By Bella Kaguyutan 

Staff Writer

Apology issued after removal of Victoria memorial for Kamloops victims |  Vancouver Sun

Image Source: Vancouver Sun

In May of 2021 the remains of 215 indigineous children as young as 3 were discovered near a residential school in Kamloops British Columbia, Canada. These deaths were undocumented and the children were buried in unmarked graves. 

The news of a mass grave was released on May 27th by Tk’emlups te Secwepemc First Nation Chief, Rosanne Casimir. This mass grave was discovered through the use of ground-penetrating radar. They are working with the Royal British Columbia Museum to discover the identities of these unknown children. When children attending these schools died they rarely returned home, being buried in unmarked graves. 

Across Canada many memorials have been set up in honor of the children who lost their lives while attending a residential school. One of the most notable memorials was displayed on the steps of the Vancouver Art Gallery. 215 pairs of little shoes were placed on the steps to symbolize each of the bodies found in the mass grave site. 

A bill that calls for a national holiday in remembrance was given royal assent and was fast-tracked through Canadian Parliament. This bill calls for a statutory holiday for federal government employees and federally-regulated workplaces. September 30th is now an official Canadian holiday, National Truth and Reconciliation Day or Orange Shirt Day. Many are also calling for a portion of the required curriculum across Canada to focus on residential schools. 

The Kamloops Residential School was founded in 1893 as a part of the Indian Residential School System and was shut down in 1978. These schools were formed with the intention to strip the culture of indigenous children away. It is estimated that about 150,000 indigenous children were forcefully sent to these schools. And at least 4,100 children died in these schools as reported by the National Truth and Reconciliation Commission of Canada.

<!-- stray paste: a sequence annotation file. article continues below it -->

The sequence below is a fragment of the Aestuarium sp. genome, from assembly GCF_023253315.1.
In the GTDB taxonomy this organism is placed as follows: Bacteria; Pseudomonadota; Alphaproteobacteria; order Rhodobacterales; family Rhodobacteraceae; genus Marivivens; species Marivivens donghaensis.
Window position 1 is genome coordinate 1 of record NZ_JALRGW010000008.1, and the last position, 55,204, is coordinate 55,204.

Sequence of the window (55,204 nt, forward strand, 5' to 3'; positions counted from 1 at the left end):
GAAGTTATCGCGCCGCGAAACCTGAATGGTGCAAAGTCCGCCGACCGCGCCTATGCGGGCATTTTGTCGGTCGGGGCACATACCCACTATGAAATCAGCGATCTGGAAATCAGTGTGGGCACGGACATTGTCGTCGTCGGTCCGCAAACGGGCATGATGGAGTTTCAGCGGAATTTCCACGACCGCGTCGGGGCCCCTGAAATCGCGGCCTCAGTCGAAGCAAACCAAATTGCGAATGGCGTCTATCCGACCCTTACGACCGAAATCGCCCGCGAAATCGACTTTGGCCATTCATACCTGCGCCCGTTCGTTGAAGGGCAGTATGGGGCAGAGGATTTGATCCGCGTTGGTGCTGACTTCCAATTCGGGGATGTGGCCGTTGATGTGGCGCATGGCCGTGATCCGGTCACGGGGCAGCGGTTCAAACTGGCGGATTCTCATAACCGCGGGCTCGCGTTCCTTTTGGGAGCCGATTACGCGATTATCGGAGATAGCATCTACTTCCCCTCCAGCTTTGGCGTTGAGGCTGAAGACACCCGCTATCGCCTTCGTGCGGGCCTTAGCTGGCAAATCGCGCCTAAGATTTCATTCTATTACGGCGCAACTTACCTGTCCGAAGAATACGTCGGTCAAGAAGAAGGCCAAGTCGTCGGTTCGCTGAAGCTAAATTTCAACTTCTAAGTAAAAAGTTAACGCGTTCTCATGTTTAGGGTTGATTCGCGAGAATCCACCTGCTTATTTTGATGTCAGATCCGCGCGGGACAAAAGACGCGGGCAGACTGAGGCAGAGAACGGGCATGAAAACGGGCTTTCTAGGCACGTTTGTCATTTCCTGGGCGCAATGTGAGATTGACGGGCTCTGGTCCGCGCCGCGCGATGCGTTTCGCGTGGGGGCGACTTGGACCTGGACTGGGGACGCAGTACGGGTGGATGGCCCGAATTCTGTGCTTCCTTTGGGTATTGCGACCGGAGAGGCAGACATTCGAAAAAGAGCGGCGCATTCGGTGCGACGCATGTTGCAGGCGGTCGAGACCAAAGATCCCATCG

The children who attended residential schools were taken from their families and weren’t allowed to speak their native languages or practice their religion or culture. They were forced to use English or French and also followed Christian practices. This system has been linked to increased cases of PTSD, alcoholism, suicide, and substance abuse in the survivors of these residential schools. As of 2015, these schools were officially recognized as systematic cultural genocide. 

A survivor of one of these residential schools spoke with CHEK news, a Canadian local news channel, saying, “For me, residential school was bad not only because they starved us but because they beat us for speaking our language and practicing our culture. They separated us from our family, and we forgot how to function as a family. We forgot how to love and care for our own brothers, our own sisters, and distress grew there.”

The deaths of indigenous peoples are often overlooked by the public both in residential schools 50 years ago and in the case of indigenous women today.  The Orange Shirt non-profit works to spread awareness of what happened in residential schools. The Missing and Murdered Indigenous Women Movement (MMIW)  brings awareness to the disproportionate amount of crimes against indigenous people, mainly women. It is reported that in the United States, indigenous women are twice more likely to experience violence than any other demographic.